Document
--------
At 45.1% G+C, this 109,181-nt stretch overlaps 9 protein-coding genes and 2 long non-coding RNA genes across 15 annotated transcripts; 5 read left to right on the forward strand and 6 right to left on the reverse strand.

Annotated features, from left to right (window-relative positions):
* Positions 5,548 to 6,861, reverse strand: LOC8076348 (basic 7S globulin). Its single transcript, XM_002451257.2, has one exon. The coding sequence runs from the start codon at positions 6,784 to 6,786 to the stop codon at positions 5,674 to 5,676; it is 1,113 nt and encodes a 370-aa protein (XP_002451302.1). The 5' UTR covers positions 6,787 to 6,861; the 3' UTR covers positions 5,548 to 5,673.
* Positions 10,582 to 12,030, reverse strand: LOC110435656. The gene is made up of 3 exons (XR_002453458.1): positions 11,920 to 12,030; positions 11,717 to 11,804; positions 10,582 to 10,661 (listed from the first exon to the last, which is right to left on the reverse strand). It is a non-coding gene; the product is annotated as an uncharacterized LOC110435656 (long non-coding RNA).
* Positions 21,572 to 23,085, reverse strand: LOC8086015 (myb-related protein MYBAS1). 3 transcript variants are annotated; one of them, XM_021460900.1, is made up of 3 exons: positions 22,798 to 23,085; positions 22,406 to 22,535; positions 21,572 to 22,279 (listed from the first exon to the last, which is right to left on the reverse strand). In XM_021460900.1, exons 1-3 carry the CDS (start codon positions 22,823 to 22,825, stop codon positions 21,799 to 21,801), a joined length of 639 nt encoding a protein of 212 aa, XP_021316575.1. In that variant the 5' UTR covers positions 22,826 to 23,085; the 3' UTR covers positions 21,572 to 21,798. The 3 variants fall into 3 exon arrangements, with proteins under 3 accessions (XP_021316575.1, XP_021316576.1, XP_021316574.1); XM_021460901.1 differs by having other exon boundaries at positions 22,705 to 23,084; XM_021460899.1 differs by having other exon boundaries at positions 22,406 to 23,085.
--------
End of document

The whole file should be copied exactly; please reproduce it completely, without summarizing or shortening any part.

At 45.1% G+C, this 109,181-nt stretch overlaps 9 protein-coding genes and 2 long non-coding RNA genes across 15 annotated transcripts; 5 read left to right on the forward strand and 6 right to left on the reverse strand.

Annotated features, from left to right (window-relative positions):
* Positions 5,548 to 6,861, reverse strand: LOC8076348 (basic 7S globulin). Its single transcript, XM_002451257.2, has one exon. The coding sequence runs from the start codon at positions 6,784 to 6,786 to the stop codon at positions 5,674 to 5,676; it is 1,113 nt and encodes a 370-aa protein (XP_002451302.1). The 5' UTR covers positions 6,787 to 6,861; the 3' UTR covers positions 5,548 to 5,673.
* Positions 10,582 to 12,030, reverse strand: LOC110435656. The gene is made up of 3 exons (XR_002453458.1): positions 11,920 to 12,030; positions 11,717 to 11,804; positions 10,582 to 10,661 (listed from the first exon to the last, which is right to left on the reverse strand). It is a non-coding gene; the product is annotated as an uncharacterized LOC110435656 (long non-coding RNA).
* Positions 21,572 to 23,085, reverse strand: LOC8086015 (myb-related protein MYBAS1). 3 transcript variants are annotated; one of them, XM_021460900.1, is made up of 3 exons: positions 22,798 to 23,085; positions 22,406 to 22,535; positions 21,572 to 22,279 (listed from the first exon to the last, which is right to left on the reverse strand). In XM_021460900.1, exons 1-3 carry the CDS (start codon positions 22,823 to 22,825, stop codon positions 21,799 to 21,801), a joined length of 639 nt encoding a protein of 212 aa, XP_021316575.1. In that variant the 5' UTR covers positions 22,826 to 23,085; the 3' UTR covers positions 21,572 to 21,798. The 3 variants fall into 3 exon arrangements, with proteins under 3 accessions (XP_021316575.1, XP_021316576.1, XP_021316574.1); XM_021460901.1 differs by having other exon boundaries at positions 22,705 to 23,084; XM_021460899.1 differs by having other exon boundaries at positions 22,406 to 23,085.